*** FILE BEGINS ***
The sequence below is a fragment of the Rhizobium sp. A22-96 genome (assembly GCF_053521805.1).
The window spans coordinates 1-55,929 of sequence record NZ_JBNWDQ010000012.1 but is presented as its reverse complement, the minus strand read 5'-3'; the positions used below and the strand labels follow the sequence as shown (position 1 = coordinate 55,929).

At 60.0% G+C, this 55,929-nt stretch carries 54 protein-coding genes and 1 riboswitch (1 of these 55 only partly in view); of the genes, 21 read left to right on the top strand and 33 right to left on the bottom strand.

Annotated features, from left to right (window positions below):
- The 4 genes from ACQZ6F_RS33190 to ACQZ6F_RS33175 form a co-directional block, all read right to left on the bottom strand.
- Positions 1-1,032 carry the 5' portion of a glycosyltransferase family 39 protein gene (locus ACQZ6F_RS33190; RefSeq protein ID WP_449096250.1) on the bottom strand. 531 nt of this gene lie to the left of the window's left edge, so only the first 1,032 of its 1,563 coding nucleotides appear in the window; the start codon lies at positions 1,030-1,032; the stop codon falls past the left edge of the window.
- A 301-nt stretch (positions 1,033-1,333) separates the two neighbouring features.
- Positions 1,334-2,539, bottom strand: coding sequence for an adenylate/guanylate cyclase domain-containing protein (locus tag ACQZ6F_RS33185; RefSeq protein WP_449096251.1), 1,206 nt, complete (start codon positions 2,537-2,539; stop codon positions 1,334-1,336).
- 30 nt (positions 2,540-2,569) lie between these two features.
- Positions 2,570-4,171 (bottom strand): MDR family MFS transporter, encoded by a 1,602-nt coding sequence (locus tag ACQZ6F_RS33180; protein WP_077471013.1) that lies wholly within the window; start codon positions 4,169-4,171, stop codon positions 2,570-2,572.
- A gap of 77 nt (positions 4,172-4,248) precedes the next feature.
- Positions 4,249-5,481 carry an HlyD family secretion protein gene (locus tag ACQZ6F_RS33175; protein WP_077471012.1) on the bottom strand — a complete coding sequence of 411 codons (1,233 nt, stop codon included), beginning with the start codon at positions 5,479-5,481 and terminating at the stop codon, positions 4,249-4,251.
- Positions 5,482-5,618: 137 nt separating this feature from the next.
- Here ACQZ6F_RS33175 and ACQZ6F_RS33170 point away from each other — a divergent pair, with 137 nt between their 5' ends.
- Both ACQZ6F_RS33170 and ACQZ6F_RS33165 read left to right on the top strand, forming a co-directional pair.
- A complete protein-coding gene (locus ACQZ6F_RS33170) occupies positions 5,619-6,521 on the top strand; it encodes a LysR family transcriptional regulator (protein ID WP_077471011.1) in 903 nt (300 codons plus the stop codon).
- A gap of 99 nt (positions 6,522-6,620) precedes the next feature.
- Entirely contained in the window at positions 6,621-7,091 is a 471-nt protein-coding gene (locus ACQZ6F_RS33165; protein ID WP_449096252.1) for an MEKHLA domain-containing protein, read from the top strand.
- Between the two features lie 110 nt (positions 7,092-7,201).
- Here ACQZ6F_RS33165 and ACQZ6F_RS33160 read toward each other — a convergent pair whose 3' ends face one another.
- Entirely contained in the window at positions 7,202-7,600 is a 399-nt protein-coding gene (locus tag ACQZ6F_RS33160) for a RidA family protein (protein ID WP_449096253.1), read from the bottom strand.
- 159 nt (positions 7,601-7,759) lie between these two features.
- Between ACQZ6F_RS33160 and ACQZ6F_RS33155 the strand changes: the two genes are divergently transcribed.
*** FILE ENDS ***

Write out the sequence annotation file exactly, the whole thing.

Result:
The sequence below is a fragment of the Rhizobium sp. A22-96 genome (assembly GCF_053521805.1).
The window spans coordinates 1-55,929 of sequence record NZ_JBNWDQ010000012.1 but is presented as its reverse complement, the minus strand read 5'-3'; the positions used below and the strand labels follow the sequence as shown (position 1 = coordinate 55,929).

At 60.0% G+C, this 55,929-nt stretch carries 54 protein-coding genes and 1 riboswitch (1 of these 55 only partly in view); of the genes, 21 read left to right on the top strand and 33 right to left on the bottom strand.

Annotated features, from left to right (window positions below):
- The 4 genes from ACQZ6F_RS33190 to ACQZ6F_RS33175 form a co-directional block, all read right to left on the bottom strand.
- Positions 1-1,032 carry the 5' portion of a glycosyltransferase family 39 protein gene (locus ACQZ6F_RS33190; RefSeq protein ID WP_449096250.1) on the bottom strand. 531 nt of this gene lie to the left of the window's left edge, so only the first 1,032 of its 1,563 coding nucleotides appear in the window; the start codon lies at positions 1,030-1,032; the stop codon falls past the left edge of the window.
- A 301-nt stretch (positions 1,033-1,333) separates the two neighbouring features.
- Positions 1,334-2,539, bottom strand: coding sequence for an adenylate/guanylate cyclase domain-containing protein (locus tag ACQZ6F_RS33185; RefSeq protein WP_449096251.1), 1,206 nt, complete (start codon positions 2,537-2,539; stop codon positions 1,334-1,336).
- 30 nt (positions 2,540-2,569) lie between these two features.
- Positions 2,570-4,171 (bottom strand): MDR family MFS transporter, encoded by a 1,602-nt coding sequence (locus tag ACQZ6F_RS33180; protein WP_077471013.1) that lies wholly within the window; start codon positions 4,169-4,171, stop codon positions 2,570-2,572.
- A gap of 77 nt (positions 4,172-4,248) precedes the next feature.
- Positions 4,249-5,481 carry an HlyD family secretion protein gene (locus tag ACQZ6F_RS33175; protein WP_077471012.1) on the bottom strand — a complete coding sequence of 411 codons (1,233 nt, stop codon included), beginning with the start codon at positions 5,479-5,481 and terminating at the stop codon, positions 4,249-4,251.
- Positions 5,482-5,618: 137 nt separating this feature from the next.
- Here ACQZ6F_RS33175 and ACQZ6F_RS33170 point away from each other — a divergent pair, with 137 nt between their 5' ends.
- Both ACQZ6F_RS33170 and ACQZ6F_RS33165 read left to right on the top strand, forming a co-directional pair.
- A complete protein-coding gene (locus ACQZ6F_RS33170) occupies positions 5,619-6,521 on the top strand; it encodes a LysR family transcriptional regulator (protein ID WP_077471011.1) in 903 nt (300 codons plus the stop codon).
- A gap of 99 nt (positions 6,522-6,620) precedes the next feature.
- Entirely contained in the window at positions 6,621-7,091 is a 471-nt protein-coding gene (locus ACQZ6F_RS33165; protein ID WP_449096252.1) for an MEKHLA domain-containing protein, read from the top strand.
- Between the two features lie 110 nt (positions 7,092-7,201).
- Here ACQZ6F_RS33165 and ACQZ6F_RS33160 read toward each other — a convergent pair whose 3' ends face one another.
- Entirely contained in the window at positions 7,202-7,600 is a 399-nt protein-coding gene (locus tag ACQZ6F_RS33160) for a RidA family protein (protein ID WP_449096253.1), read from the bottom strand.
- 159 nt (positions 7,601-7,759) lie between these two features.
- Between ACQZ6F_RS33160 and ACQZ6F_RS33155 the strand changes: the two genes are divergently transcribed.